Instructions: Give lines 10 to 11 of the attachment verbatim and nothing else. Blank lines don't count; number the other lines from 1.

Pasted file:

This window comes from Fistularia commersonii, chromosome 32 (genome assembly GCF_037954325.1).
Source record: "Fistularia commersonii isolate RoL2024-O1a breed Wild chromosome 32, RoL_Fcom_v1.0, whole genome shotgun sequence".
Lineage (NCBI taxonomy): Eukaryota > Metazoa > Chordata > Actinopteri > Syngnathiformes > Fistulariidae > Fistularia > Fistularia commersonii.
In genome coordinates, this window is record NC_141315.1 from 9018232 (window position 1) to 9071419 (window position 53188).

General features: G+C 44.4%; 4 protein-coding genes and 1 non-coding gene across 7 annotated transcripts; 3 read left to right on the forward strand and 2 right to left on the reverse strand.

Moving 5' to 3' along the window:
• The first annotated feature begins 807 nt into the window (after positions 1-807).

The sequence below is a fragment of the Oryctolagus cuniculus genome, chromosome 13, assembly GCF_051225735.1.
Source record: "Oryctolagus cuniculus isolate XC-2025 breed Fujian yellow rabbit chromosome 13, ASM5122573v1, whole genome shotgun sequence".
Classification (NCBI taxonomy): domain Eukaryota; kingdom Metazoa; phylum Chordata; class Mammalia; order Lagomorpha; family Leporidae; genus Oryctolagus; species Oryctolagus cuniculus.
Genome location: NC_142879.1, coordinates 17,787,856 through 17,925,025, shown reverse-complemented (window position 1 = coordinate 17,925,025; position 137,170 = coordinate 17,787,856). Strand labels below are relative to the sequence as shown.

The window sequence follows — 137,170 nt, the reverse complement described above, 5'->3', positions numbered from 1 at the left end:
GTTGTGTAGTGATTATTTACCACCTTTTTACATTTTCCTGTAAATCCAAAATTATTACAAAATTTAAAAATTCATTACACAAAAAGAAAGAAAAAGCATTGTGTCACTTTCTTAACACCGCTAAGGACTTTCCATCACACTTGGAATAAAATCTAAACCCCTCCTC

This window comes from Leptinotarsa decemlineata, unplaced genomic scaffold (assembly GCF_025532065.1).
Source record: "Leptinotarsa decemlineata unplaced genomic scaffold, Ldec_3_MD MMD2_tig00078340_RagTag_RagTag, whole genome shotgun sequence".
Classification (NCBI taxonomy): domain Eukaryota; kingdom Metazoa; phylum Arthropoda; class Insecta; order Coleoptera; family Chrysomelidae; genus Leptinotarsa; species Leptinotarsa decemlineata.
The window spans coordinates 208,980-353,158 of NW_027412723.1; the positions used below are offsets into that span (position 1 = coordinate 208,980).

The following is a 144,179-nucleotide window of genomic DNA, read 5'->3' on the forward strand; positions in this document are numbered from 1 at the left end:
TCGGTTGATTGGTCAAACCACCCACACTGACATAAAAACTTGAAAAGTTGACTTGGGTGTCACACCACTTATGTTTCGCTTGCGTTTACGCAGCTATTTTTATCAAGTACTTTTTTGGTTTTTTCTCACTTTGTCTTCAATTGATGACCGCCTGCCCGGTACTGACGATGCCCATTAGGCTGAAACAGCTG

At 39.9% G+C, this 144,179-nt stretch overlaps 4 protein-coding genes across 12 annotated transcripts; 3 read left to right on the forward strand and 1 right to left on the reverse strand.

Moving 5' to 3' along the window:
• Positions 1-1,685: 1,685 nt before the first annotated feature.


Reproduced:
Classification (NCBI taxonomy): domain Eukaryota; kingdom Metazoa; phylum Chordata; class Mammalia; order Lagomorpha; family Leporidae; genus Oryctolagus; species Oryctolagus cuniculus.
Genome location: NC_142879.1, coordinates 17,787,856 through 17,925,025, shown reverse-complemented (window position 1 = coordinate 17,925,025; position 137,170 = coordinate 17,787,856). Strand labels below are relative to the sequence as shown.